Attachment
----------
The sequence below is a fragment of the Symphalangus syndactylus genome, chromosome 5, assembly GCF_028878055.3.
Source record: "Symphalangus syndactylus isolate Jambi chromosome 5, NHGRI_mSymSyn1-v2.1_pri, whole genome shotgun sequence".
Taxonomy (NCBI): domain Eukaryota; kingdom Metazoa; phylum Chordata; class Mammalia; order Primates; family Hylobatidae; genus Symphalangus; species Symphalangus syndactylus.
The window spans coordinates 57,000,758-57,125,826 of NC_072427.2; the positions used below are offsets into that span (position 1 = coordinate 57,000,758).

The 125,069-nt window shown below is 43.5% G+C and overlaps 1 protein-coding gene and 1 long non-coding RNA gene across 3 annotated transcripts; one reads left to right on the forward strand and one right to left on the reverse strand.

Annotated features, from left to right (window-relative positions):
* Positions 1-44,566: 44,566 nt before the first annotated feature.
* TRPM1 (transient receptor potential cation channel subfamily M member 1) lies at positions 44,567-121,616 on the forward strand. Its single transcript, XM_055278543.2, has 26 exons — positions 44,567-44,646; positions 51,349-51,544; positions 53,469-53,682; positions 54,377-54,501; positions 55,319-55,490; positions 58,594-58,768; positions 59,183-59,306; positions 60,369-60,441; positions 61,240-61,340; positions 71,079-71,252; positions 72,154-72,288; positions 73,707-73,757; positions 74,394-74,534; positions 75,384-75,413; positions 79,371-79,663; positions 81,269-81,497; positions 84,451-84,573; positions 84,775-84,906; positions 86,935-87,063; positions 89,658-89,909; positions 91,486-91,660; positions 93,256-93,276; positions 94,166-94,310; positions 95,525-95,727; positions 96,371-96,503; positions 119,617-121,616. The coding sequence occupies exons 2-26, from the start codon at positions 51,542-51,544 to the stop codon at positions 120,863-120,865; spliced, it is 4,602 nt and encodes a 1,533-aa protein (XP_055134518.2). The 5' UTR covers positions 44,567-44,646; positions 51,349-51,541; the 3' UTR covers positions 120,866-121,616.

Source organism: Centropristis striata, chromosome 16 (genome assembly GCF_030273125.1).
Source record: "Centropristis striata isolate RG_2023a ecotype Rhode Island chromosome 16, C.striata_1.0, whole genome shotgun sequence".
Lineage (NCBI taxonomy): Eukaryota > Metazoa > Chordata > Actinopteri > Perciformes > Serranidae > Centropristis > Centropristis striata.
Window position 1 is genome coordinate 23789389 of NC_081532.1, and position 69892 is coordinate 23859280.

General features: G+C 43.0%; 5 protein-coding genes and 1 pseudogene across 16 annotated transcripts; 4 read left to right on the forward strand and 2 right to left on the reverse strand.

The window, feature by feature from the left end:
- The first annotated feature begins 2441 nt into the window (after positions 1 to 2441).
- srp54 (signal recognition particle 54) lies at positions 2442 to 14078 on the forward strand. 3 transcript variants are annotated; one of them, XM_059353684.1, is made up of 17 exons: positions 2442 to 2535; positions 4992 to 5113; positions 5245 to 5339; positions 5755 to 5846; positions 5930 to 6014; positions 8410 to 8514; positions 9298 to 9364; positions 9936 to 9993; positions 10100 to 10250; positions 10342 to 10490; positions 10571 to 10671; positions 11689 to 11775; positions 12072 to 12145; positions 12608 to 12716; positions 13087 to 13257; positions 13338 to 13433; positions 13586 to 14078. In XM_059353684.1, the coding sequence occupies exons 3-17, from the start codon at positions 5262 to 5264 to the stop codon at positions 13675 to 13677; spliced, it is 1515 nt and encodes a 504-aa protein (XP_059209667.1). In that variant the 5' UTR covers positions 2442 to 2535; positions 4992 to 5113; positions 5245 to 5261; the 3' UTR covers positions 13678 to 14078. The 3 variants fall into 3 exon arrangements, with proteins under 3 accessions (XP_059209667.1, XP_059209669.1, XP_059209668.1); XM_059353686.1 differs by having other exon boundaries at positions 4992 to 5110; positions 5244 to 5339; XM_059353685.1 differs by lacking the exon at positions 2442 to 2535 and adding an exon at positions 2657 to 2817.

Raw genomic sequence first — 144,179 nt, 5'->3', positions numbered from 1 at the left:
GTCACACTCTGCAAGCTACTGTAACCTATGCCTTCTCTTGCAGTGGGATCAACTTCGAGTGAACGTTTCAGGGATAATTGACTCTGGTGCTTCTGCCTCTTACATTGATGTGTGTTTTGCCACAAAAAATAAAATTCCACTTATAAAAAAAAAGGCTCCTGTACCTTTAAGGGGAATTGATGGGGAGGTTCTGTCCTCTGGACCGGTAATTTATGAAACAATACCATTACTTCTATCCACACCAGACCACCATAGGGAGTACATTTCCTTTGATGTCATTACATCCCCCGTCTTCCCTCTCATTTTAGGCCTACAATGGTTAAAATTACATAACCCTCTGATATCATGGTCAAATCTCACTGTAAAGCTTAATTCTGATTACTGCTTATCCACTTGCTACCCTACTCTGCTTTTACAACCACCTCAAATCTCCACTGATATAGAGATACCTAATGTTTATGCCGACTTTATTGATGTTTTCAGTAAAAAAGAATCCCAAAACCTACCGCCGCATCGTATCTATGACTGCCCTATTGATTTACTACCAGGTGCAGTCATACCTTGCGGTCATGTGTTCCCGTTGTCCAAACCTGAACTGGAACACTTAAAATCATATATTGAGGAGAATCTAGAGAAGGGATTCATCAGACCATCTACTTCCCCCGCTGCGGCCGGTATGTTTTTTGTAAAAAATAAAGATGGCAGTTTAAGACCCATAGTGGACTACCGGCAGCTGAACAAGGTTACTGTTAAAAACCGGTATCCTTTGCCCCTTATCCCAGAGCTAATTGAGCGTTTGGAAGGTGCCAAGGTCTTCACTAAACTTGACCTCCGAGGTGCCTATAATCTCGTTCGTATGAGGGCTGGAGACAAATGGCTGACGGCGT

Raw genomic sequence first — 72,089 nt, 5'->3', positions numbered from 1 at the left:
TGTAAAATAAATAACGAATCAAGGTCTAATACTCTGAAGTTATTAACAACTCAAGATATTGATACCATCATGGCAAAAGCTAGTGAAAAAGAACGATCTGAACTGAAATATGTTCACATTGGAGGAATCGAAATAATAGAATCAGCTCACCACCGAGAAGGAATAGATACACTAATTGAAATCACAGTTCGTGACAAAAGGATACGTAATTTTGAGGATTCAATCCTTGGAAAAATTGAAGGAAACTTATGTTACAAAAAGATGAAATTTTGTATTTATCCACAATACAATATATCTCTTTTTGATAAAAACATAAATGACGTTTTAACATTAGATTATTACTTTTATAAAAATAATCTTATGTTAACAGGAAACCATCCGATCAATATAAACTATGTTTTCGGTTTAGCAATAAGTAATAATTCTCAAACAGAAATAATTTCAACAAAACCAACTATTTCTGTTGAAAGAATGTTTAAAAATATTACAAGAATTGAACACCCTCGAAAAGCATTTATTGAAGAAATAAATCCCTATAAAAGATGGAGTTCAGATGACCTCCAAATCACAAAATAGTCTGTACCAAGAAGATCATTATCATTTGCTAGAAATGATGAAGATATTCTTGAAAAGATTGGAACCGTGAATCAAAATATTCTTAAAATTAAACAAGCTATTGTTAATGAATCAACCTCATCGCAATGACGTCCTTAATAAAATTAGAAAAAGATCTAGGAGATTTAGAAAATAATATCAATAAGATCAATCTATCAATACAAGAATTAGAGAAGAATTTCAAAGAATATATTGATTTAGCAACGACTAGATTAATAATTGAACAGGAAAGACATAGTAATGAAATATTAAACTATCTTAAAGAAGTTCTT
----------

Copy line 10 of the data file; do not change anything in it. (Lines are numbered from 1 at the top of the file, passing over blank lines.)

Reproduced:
Source record: "Centropristis striata isolate RG_2023a ecotype Rhode Island chromosome 16, C.striata_1.0, whole genome shotgun sequence".